A Pareto-Optimal Solution for a Multi-Objective Scheduling Problem with Periodic Maintenance Requirement

A Pareto-Optimal Solution for a Multi-Objective Scheduling Problem with Periodic Maintenance Requirement

Deniz Mungan (Cyprus Mobile Telecommunication Ltd, Cyprus), Junfang Yu (Southern Methodist University, USA), Bhaba R. Sarker (Louisiana State University, USA) and Mohammad Anwar Rahman (University of Southern Mississippi, USA)
DOI: 10.4018/joris.2012040102
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A Pareto-optimal solution is developed in this paper for a scheduling problem on a single machine with periodic maintenance and non-preemptive jobs. Most of the scheduling problems address only one objective function, while in the real world, such problems are always associated with more than one objective. In this paper, both multi-objective functions and multi-maintenance periods are considered for a machine scheduling problem. To avoid complexities, multiple objective functions are consolidated and transformed into a single objective function after they are weighted and assigned proper weighting factors. In addition, periodic maintenance schedules are also considered in the model. The objective of the model addressed is to minimize the weighted function of the total job flow time, the maximum tardiness, and the machine idle time in a single machine problem with periodic maintenance and non-preemptive jobs. An algorithm is developed to solve this multiple criterion problem and to construct the Pareto-set. The parametric analysis of the trade-offs of all solutions with all possible weighted combination of the criteria is performed. A neighborhood search heuristic is also developed. Results are provided to explore the best schedule among all the Pareto-optimality sets and to compare the result of the modified Pareto-optimality algorithm with the result of the neighborhood search heuristic.
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Most real-world scheduling problems are naturally multi-criterion. However, due to the lack of suitable solution techniques such problems are usually transformed into a single-objective problem. A solution is called Pareto-optimal if it is not possible to decrease the value of one objective without increasing the value of the other (Pinedo, 2002). The difficulty that arises with this approach is the rise of a set of Pareto-optimal solutions, instead of a single optimum solution.

There are several approaches that deal with the multi-objective problems. Traditionally, the most common way is to combine the multiple criteria into a single scalar value by using weighted aggregating functions according to the preferences set by the scheduler (or decision-makers) and then to find a compromise solution that reflects these preferences (Deb, 2001). However, in many real scenarios involving multi-criterion scheduling problems, it is preferable to present a set of promising solutions to the decision-makers so that the most adequate schedule can be chosen. This has increased the interest in investigating the application of Pareto-optimization techniques to multi-criterion scheduling problems. The aim in Pareto-optimization is to find a set of compromised solutions that represent a good approximation to the Pareto-optimality (Pinedo, 2002). In recent years, several algorithms proposed for Pareto-optimization have been published because multi-objective optimization problems exist in almost any domain (Kasprzak & Lewis, 2001, Gupta & Sivakumar, 2002, Kulturel-Konak, Coit, & Baheranwala, 2008).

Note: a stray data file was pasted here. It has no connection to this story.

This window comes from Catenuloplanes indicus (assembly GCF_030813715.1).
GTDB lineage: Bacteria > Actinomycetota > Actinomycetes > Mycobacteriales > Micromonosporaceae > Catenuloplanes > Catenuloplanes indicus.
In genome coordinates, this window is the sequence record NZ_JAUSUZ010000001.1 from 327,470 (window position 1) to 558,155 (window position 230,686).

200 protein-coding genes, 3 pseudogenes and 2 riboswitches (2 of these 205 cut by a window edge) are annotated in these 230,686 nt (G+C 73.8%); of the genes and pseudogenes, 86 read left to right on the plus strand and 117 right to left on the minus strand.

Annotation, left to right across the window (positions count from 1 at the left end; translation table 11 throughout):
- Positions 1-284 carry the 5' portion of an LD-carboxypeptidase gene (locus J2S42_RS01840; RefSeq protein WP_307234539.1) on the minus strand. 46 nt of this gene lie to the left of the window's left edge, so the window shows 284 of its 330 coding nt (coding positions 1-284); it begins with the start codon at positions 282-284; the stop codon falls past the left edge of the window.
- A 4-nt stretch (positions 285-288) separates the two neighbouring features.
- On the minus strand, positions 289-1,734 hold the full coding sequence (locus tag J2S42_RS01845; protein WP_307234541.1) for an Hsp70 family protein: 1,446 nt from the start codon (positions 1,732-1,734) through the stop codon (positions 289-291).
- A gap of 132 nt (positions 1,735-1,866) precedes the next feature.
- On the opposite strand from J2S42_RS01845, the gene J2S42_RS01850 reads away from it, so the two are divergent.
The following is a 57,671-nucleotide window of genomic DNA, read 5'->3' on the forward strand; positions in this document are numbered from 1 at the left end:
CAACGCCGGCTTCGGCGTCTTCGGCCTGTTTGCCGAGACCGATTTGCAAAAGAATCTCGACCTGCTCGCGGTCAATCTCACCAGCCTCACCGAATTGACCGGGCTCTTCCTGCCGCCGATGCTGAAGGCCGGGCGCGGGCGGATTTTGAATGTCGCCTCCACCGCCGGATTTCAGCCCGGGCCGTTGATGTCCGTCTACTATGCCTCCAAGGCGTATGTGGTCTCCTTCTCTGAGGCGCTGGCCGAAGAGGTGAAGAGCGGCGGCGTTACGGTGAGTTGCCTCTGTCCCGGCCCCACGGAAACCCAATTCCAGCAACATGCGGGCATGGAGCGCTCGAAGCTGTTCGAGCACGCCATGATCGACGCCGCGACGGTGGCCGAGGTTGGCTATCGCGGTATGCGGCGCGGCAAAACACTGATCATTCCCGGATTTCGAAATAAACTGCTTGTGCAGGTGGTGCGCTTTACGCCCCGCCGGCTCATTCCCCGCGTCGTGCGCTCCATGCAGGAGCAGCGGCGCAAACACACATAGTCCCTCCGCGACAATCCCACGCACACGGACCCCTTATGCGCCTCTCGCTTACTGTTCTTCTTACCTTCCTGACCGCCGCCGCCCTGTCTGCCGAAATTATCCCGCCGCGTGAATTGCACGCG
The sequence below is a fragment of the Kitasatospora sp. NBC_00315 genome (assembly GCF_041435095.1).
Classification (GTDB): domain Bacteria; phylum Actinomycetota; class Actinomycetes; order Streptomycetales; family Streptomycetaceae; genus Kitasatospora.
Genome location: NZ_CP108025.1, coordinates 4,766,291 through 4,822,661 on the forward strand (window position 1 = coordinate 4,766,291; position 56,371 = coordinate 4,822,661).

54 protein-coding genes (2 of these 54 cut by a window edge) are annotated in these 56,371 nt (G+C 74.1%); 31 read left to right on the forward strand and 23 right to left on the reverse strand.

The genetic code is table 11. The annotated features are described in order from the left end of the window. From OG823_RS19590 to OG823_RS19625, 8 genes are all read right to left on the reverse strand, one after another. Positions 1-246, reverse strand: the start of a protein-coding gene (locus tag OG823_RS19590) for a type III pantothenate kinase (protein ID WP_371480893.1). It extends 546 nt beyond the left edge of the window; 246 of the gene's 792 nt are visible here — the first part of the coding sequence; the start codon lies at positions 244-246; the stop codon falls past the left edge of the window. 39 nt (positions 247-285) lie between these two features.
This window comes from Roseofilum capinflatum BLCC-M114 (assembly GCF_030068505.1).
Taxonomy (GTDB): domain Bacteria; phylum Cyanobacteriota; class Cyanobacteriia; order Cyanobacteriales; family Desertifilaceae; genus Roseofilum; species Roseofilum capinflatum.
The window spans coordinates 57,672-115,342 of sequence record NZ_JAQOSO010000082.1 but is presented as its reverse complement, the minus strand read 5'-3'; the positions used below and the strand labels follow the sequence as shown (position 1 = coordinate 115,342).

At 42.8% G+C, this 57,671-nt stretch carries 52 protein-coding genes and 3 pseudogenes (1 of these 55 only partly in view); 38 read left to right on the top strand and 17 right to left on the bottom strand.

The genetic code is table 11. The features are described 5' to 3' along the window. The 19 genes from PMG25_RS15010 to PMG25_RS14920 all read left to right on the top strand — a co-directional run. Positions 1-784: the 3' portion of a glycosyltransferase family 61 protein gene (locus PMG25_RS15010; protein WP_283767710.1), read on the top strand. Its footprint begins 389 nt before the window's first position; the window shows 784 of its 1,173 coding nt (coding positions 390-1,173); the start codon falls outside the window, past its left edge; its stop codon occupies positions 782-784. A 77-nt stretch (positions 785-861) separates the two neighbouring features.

In addition to multiple objectives, periodic maintenance is also considered for this scheduling problem. An unexpected breakdown will make the shop behavior hard to predict, and thereby will reduce the efficiency of the production system. Maintenance can reduce the breakdown rate with minor sacrifices in production (Liao & Chen, 2003).

In literature, there are several approaches for handling multi-criterion problems. Branch and bound technique is one of those approaches that could obtain a better solution for such problems. Branch and bound technique explores all the possible enumerations to find the best sequence with minimum value in O(2*) time complexity (Baker, 1998, p. 3.13). Liao and Chen (2003) address minimizing the maximum tardiness of jobs in a periodically maintained single machine problem. A branch and bound algorithm is developed to find the optimal solution, and a heuristic solution is also devised for handling the large problem. The larger is the neighborhood, the better is the quality of the locally optimal solutions, and the greater is the accuracy of the final solution. At the same time, searching larger neighborhoods requires more time at each stage. Because of many runs of a neighborhood search algorithm, longer execution times per run lead to fewer runs within a specified time. For this reason, a larger neighborhood can produce a more effective heuristic algorithm only if the larger neighborhood can be searched in a very efficient manner. A survey of large-scale neighborhood search algorithms can be found in Ahuja et al. (2002). For the single-machine problem, Adiri et al. (1991) assumes two cases of a breakdown, that is, the resumable and non-resumable cases assuming that machine idle time is unknown and follows a probabilistic distribution pattern. Mosheiov (1994) solves the minimization of total completion time for two-parallel-machine-scheduling problem by assuming each machine is available in a specified interval. Lee (1991) also studies in this area for other machine configurations including single and parallel machines.

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